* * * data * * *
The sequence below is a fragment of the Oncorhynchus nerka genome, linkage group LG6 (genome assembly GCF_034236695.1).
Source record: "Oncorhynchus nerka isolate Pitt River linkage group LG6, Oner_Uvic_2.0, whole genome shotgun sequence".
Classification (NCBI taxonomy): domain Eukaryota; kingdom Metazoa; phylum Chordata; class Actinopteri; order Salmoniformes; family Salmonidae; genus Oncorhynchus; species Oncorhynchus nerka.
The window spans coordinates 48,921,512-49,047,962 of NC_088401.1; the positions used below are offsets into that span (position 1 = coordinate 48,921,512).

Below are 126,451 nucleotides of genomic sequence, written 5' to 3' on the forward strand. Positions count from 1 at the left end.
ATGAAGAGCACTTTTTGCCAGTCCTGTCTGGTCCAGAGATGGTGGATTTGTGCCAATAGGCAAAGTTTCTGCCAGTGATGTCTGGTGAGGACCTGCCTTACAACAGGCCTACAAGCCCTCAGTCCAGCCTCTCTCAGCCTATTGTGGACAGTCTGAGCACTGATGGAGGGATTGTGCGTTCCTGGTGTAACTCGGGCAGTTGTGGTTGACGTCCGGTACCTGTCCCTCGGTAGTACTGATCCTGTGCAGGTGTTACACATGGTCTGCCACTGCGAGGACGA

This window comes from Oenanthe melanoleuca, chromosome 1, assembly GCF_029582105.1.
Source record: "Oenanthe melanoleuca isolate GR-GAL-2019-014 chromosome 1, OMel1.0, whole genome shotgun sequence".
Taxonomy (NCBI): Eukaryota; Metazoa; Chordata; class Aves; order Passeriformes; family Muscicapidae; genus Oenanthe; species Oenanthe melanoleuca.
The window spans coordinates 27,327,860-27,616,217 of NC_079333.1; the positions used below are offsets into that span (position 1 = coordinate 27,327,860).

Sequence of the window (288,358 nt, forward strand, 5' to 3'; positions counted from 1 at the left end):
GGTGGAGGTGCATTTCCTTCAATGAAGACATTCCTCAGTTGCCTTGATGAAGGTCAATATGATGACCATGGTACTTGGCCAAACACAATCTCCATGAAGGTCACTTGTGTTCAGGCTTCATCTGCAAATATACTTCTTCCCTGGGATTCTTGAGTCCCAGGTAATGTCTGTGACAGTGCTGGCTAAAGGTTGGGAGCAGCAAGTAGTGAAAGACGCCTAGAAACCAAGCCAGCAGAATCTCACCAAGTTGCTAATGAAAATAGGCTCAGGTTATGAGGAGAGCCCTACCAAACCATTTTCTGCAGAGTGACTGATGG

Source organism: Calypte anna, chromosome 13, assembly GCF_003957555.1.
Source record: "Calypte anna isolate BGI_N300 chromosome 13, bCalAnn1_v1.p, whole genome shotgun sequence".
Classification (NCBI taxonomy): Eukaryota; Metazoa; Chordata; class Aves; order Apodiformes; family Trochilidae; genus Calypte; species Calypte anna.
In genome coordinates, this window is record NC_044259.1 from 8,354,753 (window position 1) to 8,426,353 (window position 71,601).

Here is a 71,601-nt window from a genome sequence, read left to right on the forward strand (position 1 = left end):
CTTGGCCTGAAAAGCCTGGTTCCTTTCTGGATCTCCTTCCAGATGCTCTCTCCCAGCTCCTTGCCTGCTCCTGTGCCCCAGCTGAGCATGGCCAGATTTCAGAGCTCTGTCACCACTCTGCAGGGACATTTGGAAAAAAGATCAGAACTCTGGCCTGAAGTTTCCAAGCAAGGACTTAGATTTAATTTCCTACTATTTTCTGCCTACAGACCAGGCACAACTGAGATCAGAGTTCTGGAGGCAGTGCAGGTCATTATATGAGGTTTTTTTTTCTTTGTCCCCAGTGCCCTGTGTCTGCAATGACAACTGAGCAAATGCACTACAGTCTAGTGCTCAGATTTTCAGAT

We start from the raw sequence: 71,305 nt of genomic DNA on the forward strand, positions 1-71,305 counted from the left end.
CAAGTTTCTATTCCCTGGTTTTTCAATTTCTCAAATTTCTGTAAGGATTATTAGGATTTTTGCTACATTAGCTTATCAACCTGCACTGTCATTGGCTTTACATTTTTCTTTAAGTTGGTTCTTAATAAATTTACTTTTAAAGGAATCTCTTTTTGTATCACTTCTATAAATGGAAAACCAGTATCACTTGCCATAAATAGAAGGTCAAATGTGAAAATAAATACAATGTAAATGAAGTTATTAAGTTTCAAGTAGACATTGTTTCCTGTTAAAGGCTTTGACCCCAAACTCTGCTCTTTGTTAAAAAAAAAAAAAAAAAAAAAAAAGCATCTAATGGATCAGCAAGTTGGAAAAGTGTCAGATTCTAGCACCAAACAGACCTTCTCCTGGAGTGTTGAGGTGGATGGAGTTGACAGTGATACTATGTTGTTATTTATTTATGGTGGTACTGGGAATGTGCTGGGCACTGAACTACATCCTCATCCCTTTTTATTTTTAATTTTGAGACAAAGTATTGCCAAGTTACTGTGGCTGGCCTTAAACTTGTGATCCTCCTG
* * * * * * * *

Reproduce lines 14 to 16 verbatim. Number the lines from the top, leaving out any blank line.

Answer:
Source record: "Calypte anna isolate BGI_N300 chromosome 13, bCalAnn1_v1.p, whole genome shotgun sequence".
Classification (NCBI taxonomy): Eukaryota; Metazoa; Chordata; class Aves; order Apodiformes; family Trochilidae; genus Calypte; species Calypte anna.
In genome coordinates, this window is record NC_044259.1 from 8,354,753 (window position 1) to 8,426,353 (window position 71,601).